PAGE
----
In the debate over whether or not options are a form of compensation, many use esoteric terms and concepts without providing helpful definitions or a historical perspective. This article will attempt to provide investors with key definitions and a historical perspective on the characteristics of options. To read about the debate over expensing, see The Controversy Over Option Expensing.
Tutorial: Employee Stock Options
Before we get to the good, the bad and the ugly, we need to understand some key definitions:
Options: An option is defined as the right (ability), but not the obligation, to buy or sell a stock. Companies award (or "grant") options to their employees. These allow the employees the right to buy shares of the company at a set price (also know as the "strike price" or "award price") within a certain span of time (usually several years). The strike price is usually, but not always, set near the market price of the stock on the day the option is granted. For example, Microsoft can award employees the option to buy a set number of shares at $50 per share (assuming that $50 is the market price of the stock on the date the option is granted) within a period of three years. The options are earned (also referred to as "vested") over a period of time.
The Valuation Debate: Intrinsic Value or Fair Value Treatment?
How to value options is not a new topic, but a decades-old question. It became a headline issue thanks to the dotcom crash. In its simplest form, the debate centers around whether to value options intrinsically or as fair value:
1. Intrinsic Value
The intrinsic value is the difference between the current market price of the stock and the exercise (or "strike") price. For example, if Microsoft's current market price is $50 and the option's strike price is $40, the intrinsic value is $10. The intrinsic value is then expensed during the vesting period.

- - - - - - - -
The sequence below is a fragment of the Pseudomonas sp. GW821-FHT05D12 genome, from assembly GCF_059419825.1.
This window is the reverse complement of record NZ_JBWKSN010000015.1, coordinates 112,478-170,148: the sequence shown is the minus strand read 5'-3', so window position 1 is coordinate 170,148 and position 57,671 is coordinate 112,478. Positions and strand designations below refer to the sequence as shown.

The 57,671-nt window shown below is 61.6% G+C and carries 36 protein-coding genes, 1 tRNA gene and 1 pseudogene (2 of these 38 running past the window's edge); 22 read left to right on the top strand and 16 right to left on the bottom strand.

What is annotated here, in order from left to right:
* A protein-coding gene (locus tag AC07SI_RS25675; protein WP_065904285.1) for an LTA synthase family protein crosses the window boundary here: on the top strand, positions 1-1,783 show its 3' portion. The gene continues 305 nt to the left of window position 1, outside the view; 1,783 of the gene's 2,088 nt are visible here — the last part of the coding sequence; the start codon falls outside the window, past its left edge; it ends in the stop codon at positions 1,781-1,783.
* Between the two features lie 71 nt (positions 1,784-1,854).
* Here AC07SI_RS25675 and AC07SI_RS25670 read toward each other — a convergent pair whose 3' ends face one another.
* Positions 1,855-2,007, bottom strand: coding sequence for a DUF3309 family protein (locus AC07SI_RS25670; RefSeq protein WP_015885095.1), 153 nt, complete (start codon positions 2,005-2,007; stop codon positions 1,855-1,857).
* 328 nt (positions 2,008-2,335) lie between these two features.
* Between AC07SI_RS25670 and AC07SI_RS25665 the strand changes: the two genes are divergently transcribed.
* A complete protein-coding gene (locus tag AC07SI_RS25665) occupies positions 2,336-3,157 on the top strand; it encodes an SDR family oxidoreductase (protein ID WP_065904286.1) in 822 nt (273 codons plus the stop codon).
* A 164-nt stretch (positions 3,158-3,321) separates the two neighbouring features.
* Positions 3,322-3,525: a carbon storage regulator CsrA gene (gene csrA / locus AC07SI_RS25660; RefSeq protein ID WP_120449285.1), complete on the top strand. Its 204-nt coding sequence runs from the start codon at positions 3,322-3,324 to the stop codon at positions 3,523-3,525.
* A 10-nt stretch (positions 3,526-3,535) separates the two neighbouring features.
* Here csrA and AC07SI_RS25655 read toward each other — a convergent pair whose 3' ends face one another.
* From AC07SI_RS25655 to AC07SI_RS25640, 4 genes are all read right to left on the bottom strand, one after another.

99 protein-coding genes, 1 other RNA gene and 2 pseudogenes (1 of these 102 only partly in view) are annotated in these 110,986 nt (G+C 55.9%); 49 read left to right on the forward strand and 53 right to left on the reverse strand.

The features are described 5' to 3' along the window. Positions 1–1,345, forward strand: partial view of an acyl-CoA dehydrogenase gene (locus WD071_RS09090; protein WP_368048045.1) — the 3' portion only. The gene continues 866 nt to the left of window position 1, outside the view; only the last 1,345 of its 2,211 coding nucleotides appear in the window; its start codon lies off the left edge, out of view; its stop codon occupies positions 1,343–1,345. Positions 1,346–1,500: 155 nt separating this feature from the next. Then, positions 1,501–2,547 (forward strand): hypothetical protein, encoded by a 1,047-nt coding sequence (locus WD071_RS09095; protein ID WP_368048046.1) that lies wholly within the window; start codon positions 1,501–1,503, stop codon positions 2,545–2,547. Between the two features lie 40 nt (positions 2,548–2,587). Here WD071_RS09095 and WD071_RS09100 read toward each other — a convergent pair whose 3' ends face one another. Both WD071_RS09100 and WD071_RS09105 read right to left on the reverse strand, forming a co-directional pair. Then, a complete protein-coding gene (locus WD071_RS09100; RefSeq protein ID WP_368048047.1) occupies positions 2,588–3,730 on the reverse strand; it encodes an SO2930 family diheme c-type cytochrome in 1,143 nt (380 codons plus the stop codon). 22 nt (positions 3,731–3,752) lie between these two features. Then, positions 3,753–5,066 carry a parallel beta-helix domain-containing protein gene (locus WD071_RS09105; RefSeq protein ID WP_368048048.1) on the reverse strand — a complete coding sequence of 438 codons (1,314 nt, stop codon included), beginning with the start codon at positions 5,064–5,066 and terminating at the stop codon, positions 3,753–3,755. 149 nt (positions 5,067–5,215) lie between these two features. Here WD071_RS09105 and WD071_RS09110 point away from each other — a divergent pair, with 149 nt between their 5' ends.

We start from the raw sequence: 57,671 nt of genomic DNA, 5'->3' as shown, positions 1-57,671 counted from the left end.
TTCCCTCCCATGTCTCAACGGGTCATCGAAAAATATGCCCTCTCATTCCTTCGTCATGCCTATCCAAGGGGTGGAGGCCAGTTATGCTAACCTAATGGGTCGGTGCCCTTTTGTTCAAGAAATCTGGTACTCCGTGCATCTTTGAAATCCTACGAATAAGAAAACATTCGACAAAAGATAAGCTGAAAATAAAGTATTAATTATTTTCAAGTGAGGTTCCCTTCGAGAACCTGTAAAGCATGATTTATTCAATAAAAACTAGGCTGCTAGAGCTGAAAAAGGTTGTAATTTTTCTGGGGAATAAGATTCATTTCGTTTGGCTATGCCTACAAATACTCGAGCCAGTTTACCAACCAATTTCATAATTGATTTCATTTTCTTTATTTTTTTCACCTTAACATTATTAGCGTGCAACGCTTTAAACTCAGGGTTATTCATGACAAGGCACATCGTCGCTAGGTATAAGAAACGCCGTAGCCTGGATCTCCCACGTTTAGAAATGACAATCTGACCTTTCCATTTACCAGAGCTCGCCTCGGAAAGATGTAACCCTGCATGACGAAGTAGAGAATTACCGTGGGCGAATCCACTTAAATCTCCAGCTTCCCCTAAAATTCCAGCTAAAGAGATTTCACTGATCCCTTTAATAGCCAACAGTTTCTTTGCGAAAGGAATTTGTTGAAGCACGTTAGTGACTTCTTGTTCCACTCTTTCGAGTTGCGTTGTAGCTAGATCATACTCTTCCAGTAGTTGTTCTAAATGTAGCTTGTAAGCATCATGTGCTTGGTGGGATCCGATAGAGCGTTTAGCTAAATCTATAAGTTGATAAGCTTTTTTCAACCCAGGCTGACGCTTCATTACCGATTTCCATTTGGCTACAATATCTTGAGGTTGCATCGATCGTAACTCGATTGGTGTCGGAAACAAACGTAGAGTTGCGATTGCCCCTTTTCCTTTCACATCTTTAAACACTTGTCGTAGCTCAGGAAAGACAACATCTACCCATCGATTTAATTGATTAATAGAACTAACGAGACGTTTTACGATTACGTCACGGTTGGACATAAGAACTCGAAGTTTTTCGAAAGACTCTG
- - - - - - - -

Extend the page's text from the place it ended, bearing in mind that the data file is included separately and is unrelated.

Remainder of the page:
2. Fair Value
According to FASB 123, options are valued on the award date by using an option-pricing model. A specific model is not specified, but the most widely used is the Black-Scholes model. The "fair value", as determined by the model, is expensed to the income statement during the vesting period. (To learn more check out ESOs: Using The Black-Scholes Model.)
Granting options to employees was viewed as a good thing because it (theoretically) aligned the interests of the employees (normally the key executives) with those of the common shareholders. The theory was that if a material portion of a CEO's salary were in the form of options, she or he would be incited to manage the company well, resulting in a higher stock price over the long term. The higher stock price would benefit both the executives and the common shareholders. This is in contrast to a "traditional" compensation program, which is based upon meeting quarterly performance targets, but these may not be in the best interests of the common shareholders. For example, a CEO who could get a cash bonus based on earnings growth may be incited to delay spending money on marketing or research and development projects. Doing so would meet the short-term performance targets at the expense of a company's long-term growth potential.
Substituting options is supposed to keep executives eyes on the long term since the potential benefit (higher stock prices) would increase over time. Also, options programs require a vesting period (generally several years) before the employee can actually exercise the options.
For two main reasons, what was good in theory ended up being bad in practice. First, executives continued to focus primarily on quarterly performance rather than on the long term because they were allowed to sell the stock after exercising the options. Executives focused on quarterly goals in order to meet Wall Street expectations. This would boost the stock price and generate more profit for executives on their subsequent sale of stock.
One solution would be for companies to amend their option plans so that the employees are required to hold the shares for a year or two after exercising options. This would reinforce the longer-term view because management would not be allowed to sell the stock shortly after options are exercised.